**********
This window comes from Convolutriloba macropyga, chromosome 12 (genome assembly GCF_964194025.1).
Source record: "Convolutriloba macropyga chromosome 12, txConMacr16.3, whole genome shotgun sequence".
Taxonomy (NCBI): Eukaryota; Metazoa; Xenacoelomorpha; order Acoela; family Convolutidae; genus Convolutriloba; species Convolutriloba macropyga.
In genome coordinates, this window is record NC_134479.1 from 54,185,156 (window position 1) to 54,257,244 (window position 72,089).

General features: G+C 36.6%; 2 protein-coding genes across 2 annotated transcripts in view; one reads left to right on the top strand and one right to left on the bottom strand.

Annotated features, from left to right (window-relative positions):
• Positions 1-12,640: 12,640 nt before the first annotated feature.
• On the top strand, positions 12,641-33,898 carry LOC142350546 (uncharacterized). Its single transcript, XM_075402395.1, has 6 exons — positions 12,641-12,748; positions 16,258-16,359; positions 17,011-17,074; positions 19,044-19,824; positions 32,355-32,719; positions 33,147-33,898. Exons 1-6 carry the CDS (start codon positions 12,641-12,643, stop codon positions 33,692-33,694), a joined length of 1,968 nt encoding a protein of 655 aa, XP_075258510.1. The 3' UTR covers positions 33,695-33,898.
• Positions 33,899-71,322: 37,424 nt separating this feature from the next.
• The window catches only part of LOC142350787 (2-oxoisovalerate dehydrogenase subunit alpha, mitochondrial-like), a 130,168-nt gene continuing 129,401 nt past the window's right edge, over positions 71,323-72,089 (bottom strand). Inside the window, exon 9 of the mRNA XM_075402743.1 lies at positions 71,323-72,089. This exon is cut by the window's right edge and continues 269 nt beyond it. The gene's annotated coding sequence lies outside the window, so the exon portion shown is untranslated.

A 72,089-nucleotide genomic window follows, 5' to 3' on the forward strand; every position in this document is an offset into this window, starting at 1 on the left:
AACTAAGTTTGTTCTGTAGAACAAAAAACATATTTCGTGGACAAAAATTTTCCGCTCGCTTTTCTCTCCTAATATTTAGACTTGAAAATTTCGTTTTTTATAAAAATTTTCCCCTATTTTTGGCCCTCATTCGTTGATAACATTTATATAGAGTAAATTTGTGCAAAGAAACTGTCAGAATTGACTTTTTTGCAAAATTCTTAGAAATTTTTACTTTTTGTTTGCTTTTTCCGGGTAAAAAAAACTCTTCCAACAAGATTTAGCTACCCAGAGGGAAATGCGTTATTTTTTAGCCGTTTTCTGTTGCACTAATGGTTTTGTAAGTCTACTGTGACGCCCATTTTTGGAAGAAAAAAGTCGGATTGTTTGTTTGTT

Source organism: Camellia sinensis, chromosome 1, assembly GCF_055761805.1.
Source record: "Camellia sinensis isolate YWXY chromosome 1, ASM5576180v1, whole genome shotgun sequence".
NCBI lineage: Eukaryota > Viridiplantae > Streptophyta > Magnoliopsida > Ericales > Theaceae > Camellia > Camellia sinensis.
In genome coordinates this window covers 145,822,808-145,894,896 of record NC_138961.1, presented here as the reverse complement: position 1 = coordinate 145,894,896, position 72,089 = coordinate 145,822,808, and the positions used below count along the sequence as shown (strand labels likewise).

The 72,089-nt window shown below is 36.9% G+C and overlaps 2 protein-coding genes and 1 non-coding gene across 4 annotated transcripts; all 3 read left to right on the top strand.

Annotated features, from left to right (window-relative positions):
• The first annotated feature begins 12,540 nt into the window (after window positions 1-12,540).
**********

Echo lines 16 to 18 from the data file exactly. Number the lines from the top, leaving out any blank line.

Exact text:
In genome coordinates this window covers 145,822,808-145,894,896 of record NC_138961.1, presented here as the reverse complement: position 1 = coordinate 145,894,896, position 72,089 = coordinate 145,822,808, and the positions used below count along the sequence as shown (strand labels likewise).

The 72,089-nt window shown below is 36.9% G+C and overlaps 2 protein-coding genes and 1 non-coding gene across 4 annotated transcripts; all 3 read left to right on the top strand.

Annotated features, from left to right (window-relative positions):